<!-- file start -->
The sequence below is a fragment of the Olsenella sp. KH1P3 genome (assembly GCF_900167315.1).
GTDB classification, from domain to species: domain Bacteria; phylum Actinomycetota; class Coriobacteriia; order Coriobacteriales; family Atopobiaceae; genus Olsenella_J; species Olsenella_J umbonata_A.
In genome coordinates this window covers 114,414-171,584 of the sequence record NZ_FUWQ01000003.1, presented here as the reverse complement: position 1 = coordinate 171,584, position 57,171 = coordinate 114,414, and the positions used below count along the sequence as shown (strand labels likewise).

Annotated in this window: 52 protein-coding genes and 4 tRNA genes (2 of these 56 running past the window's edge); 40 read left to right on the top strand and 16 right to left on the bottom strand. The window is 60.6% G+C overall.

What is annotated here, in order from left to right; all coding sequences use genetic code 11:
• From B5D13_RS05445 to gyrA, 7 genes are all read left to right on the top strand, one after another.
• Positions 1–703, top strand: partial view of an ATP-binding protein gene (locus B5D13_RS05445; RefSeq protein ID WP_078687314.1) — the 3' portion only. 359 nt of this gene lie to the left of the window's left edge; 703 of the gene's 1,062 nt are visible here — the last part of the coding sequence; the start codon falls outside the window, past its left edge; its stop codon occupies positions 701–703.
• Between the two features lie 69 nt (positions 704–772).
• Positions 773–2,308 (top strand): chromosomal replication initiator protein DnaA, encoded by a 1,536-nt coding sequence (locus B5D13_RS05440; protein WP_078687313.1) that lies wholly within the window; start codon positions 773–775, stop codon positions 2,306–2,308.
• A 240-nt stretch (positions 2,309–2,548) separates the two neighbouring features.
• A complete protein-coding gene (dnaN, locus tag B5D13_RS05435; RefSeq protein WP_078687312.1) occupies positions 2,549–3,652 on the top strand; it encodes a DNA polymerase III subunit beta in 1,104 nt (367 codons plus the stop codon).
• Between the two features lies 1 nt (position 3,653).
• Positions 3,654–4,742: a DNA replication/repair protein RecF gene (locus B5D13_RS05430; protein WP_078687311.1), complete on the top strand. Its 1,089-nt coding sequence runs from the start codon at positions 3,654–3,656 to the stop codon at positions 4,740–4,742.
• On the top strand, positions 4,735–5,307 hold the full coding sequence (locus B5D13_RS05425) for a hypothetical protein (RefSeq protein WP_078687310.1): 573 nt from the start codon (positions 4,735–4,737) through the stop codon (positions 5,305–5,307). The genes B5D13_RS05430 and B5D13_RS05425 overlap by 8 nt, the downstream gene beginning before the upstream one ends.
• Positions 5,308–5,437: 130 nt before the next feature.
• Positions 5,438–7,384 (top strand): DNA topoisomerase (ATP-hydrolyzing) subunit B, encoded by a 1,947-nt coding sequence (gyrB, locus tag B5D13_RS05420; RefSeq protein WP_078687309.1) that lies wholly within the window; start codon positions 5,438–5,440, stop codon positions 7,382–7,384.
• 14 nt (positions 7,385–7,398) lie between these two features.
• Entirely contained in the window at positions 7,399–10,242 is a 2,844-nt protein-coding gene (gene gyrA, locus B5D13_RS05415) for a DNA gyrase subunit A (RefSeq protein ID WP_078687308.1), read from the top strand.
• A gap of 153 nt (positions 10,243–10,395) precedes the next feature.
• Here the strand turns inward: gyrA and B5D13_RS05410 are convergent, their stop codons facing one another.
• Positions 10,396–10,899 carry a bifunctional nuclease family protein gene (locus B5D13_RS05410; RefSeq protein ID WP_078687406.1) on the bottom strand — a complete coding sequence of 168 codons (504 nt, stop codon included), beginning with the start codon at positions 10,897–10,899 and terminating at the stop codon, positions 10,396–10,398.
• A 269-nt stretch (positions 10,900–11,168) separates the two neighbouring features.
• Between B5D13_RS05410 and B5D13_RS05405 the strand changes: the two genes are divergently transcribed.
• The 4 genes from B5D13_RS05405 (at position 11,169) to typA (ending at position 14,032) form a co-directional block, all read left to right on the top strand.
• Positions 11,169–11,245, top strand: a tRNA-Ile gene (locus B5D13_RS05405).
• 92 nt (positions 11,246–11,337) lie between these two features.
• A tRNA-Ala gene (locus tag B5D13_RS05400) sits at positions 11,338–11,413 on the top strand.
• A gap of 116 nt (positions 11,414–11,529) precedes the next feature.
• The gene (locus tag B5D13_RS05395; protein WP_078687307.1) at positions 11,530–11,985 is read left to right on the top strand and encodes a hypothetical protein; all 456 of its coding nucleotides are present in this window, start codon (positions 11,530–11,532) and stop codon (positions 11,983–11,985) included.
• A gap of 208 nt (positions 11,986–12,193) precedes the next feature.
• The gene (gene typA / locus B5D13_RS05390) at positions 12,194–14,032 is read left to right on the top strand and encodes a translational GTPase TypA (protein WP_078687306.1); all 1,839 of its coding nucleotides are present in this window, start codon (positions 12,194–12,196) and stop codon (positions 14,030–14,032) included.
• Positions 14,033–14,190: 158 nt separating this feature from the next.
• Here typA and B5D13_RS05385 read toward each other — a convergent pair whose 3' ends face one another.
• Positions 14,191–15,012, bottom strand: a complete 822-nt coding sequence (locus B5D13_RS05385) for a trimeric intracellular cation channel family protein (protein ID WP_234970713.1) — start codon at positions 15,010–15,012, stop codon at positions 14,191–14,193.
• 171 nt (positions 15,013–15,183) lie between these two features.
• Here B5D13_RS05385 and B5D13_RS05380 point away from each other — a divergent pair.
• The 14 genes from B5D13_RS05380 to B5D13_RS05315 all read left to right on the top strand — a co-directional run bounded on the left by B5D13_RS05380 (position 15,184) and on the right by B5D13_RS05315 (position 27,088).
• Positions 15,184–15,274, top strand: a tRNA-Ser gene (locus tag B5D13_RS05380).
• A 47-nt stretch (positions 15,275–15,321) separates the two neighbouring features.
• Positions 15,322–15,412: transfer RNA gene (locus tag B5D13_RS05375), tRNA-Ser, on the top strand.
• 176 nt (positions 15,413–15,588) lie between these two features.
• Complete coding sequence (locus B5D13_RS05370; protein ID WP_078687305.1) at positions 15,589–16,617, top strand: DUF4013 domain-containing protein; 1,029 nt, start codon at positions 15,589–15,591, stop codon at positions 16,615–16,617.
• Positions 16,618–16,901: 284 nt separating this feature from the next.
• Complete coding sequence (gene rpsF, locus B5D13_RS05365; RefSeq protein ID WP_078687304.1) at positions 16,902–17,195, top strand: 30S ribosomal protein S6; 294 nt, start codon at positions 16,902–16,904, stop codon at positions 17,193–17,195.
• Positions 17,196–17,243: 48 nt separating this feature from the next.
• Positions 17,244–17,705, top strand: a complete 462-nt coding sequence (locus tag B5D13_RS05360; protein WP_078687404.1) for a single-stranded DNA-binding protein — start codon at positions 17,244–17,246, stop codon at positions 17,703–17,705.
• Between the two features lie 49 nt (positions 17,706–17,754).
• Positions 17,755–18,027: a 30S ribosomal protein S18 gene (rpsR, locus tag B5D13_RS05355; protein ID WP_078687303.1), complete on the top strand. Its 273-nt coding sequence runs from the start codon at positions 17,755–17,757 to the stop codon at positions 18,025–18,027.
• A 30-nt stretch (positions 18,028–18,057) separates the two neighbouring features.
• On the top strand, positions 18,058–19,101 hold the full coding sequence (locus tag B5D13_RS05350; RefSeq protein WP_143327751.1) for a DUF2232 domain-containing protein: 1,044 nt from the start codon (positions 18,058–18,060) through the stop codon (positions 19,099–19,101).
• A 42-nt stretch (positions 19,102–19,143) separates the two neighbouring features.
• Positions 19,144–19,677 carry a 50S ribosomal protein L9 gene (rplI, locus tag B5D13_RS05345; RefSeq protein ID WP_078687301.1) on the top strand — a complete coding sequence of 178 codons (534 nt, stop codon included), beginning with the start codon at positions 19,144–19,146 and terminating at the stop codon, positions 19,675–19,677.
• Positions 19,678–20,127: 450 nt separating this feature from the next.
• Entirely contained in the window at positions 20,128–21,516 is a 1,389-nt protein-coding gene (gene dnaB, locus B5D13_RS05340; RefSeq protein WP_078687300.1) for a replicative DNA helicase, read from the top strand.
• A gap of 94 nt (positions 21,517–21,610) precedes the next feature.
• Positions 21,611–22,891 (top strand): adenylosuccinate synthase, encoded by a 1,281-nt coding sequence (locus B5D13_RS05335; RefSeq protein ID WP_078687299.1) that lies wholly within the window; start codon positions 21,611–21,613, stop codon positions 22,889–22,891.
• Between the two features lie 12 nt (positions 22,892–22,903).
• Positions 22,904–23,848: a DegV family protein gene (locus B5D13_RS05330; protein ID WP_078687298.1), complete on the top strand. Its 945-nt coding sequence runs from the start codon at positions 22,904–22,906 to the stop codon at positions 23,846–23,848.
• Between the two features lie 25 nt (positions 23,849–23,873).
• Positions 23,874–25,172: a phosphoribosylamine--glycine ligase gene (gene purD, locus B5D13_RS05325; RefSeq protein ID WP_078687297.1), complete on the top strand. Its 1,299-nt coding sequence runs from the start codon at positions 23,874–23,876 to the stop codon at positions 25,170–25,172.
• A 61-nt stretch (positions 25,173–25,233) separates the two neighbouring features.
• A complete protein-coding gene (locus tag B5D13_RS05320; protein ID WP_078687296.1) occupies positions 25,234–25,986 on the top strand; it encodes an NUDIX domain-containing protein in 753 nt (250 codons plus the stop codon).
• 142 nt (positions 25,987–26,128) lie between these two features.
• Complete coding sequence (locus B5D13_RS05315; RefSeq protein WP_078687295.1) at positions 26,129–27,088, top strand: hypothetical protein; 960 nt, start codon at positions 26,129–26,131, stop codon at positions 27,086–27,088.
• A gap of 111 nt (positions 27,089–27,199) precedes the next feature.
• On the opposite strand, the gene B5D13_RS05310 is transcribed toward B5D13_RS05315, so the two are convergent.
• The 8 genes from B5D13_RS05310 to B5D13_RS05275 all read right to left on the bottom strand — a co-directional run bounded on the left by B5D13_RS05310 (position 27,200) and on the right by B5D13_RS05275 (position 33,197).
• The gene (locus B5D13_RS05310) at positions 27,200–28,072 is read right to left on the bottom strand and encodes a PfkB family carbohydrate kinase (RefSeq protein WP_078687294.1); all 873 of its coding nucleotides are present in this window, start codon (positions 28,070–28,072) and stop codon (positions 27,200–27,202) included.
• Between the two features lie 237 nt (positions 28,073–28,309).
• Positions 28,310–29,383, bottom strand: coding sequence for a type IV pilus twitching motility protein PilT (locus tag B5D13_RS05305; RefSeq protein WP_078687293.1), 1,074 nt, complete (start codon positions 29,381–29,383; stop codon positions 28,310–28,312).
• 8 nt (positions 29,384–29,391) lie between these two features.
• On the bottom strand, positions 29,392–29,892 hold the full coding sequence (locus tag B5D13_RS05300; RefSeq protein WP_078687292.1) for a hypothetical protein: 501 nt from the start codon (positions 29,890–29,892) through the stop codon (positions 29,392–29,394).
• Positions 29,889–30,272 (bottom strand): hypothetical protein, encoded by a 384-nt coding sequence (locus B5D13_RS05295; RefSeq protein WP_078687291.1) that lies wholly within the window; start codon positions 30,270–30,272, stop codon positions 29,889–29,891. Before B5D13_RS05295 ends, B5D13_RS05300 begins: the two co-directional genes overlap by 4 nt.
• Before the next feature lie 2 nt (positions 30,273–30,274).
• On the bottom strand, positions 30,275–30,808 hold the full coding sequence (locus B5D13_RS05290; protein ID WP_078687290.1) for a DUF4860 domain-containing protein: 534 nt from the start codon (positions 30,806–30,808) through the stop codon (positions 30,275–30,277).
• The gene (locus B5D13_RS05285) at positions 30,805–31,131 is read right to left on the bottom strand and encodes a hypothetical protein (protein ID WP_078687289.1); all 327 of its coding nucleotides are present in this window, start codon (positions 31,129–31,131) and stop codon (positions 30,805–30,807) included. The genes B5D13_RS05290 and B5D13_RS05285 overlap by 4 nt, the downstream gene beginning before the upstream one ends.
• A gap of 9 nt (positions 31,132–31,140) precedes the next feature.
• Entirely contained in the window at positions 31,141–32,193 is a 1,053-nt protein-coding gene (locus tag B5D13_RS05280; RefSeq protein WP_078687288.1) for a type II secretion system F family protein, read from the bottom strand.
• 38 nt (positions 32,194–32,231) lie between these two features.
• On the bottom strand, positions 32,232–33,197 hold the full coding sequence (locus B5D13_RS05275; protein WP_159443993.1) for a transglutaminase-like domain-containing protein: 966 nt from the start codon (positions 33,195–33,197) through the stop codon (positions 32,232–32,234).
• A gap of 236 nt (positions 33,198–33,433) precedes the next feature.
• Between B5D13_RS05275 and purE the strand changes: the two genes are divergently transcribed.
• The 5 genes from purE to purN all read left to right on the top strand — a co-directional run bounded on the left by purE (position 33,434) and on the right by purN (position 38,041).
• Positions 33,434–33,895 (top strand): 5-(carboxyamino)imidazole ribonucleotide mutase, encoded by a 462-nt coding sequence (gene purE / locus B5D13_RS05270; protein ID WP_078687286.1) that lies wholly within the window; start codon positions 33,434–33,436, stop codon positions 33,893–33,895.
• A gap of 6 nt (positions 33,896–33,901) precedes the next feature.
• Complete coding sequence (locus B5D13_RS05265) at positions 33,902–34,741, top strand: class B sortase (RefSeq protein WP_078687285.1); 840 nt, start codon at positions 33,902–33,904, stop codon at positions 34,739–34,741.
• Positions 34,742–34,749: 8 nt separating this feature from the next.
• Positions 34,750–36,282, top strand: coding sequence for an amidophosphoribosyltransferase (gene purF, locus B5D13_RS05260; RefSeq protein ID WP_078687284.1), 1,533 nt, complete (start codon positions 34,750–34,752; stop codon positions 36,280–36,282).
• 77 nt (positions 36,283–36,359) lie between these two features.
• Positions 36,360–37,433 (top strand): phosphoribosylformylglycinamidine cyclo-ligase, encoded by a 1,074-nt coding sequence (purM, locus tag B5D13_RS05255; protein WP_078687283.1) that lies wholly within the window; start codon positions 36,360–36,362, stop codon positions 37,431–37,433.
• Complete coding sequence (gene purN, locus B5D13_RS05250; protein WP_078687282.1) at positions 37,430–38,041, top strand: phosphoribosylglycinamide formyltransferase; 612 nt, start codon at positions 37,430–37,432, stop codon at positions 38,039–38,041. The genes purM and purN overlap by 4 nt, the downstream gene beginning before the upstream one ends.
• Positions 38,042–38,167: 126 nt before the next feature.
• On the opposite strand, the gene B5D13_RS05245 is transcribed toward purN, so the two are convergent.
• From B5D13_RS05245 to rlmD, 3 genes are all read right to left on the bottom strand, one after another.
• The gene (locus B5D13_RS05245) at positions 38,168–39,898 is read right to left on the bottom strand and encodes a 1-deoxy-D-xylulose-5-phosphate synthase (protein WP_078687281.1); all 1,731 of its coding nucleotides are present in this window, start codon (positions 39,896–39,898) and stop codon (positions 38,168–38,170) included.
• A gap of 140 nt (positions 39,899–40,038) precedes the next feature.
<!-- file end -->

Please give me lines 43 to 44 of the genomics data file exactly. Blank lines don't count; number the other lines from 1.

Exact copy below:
• Positions 16,618–16,901: 284 nt separating this feature from the next.
• Complete coding sequence (gene rpsF, locus B5D13_RS05365; RefSeq protein ID WP_078687304.1) at positions 16,902–17,195, top strand: 30S ribosomal protein S6; 294 nt, start codon at positions 16,902–16,904, stop codon at positions 17,193–17,195.